The light fades over the lake and the tide slowly comes in. – http://www.tangledpasta.net
By Mary Anna Violi | @MaryAnnaVioli
On these warm summer evenings, nothing is quite as satisfying as dining outside on the patio. Knowing that by November the weather will prohibit such outdoor al fresco dining, the sultry summer air makes these present balmy evenings all the more cherished. Last Saturday evening we had Ball Park Franks on split top buns, my homemade potato salad a’ la the Barefoot Contessa, Romaine lettuce salad laced with celery, yellow bell peppers, and goat cheese, and icy cold drinks. We even made s’mores for dessert. This picnic fare tasted just right that night on the patio.
I like to stay outside as long as possible on summer nights. The darker it gets, the more fireflies I see dot the yard. Fireflies are both nostalgic and lovely on summer nights. They are benign, make little to no noise, and provide a comforting presence in a world gone seemingly awry. Unlike mosquitoes, fireflies inflict no pain upon us, nor do they make us itch. My daughter used to have a “bug box” that I purchased at the Zionsville Street Fair. Made of wood, the box had large wire mesh windows on its sides. The house rule was that she could catch fireflies, or praying mantises, or grasshoppers to observe them for a short time; however, the insects had to be released within a half-an-hour back to Nature. The “bug box” offered the temporary insect captives more spacious accommodations than did the short canning jar with holes poked in its metal lid that I had as a child. The same 30-minute maximum rule applied to me back then, too.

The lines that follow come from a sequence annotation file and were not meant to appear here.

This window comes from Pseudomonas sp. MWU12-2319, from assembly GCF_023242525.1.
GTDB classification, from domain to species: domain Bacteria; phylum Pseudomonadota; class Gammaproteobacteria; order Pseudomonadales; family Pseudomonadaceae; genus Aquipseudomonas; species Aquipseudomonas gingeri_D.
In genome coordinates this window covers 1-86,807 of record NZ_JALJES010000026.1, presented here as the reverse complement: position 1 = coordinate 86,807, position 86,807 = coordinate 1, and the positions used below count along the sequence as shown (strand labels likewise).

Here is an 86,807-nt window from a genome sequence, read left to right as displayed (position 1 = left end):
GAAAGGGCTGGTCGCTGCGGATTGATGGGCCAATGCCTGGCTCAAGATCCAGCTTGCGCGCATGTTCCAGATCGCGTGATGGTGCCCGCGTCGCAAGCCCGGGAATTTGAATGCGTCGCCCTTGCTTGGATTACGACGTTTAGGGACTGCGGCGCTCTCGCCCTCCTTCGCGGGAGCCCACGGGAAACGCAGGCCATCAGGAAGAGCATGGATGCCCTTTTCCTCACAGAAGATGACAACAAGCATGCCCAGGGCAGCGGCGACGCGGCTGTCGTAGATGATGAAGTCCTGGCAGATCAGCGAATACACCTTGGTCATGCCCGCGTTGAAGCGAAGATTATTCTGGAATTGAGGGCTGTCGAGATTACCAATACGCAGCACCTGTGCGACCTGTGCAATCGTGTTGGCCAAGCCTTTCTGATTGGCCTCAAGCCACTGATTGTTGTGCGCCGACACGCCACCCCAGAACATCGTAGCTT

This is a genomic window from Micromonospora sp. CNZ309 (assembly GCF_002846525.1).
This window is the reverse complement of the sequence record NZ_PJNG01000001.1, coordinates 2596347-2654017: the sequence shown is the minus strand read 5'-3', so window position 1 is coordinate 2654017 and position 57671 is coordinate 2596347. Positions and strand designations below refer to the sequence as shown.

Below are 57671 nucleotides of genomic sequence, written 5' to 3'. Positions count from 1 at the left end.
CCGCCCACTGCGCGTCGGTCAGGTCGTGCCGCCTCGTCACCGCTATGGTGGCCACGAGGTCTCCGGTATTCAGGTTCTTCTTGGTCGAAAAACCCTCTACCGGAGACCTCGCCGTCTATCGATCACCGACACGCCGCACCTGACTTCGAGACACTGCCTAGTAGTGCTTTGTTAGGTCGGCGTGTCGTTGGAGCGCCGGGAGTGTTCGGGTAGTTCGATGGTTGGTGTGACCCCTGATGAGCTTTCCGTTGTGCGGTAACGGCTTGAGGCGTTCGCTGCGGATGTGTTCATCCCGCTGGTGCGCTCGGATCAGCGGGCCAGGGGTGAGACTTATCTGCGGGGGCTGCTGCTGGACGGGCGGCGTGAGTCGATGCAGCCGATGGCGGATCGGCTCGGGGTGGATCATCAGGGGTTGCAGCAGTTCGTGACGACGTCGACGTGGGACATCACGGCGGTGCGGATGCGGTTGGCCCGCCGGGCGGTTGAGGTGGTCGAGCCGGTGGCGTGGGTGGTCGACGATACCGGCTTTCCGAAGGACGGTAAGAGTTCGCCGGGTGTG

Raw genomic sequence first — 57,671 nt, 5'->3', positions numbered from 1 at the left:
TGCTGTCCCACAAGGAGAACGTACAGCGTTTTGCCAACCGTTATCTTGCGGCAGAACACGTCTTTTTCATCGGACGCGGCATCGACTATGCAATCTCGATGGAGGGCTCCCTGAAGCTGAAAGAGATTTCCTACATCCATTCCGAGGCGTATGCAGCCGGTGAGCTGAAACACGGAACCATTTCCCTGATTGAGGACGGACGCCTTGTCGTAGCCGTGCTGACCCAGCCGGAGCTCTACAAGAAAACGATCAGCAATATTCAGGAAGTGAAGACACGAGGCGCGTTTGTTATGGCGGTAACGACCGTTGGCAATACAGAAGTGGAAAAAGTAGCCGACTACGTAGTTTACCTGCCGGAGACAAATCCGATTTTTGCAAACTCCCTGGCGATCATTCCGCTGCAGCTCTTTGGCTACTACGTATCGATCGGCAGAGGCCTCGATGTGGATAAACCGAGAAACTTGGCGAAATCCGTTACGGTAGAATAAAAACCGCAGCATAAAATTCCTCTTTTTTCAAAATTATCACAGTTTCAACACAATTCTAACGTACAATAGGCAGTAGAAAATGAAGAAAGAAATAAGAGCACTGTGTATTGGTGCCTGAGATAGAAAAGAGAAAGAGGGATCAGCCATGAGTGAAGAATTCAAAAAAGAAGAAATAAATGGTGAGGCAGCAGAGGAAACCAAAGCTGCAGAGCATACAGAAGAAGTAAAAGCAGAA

The composer Samuel Barber wrote an exquisite rhapsody with orchestra, based on James Agee’s prose, Knoxville: Summer 1915 that the soprano Eleanor Steber commissioned. One of my favorite vocal pieces, the yearning and wistfulness of the music and of the lyrics brims with my thoughts of summers on the lake with my family, and of summers outside in the backyard over leisurely dinners. The fireflies were a presence of those summers then and of summers now.
Ciao for now.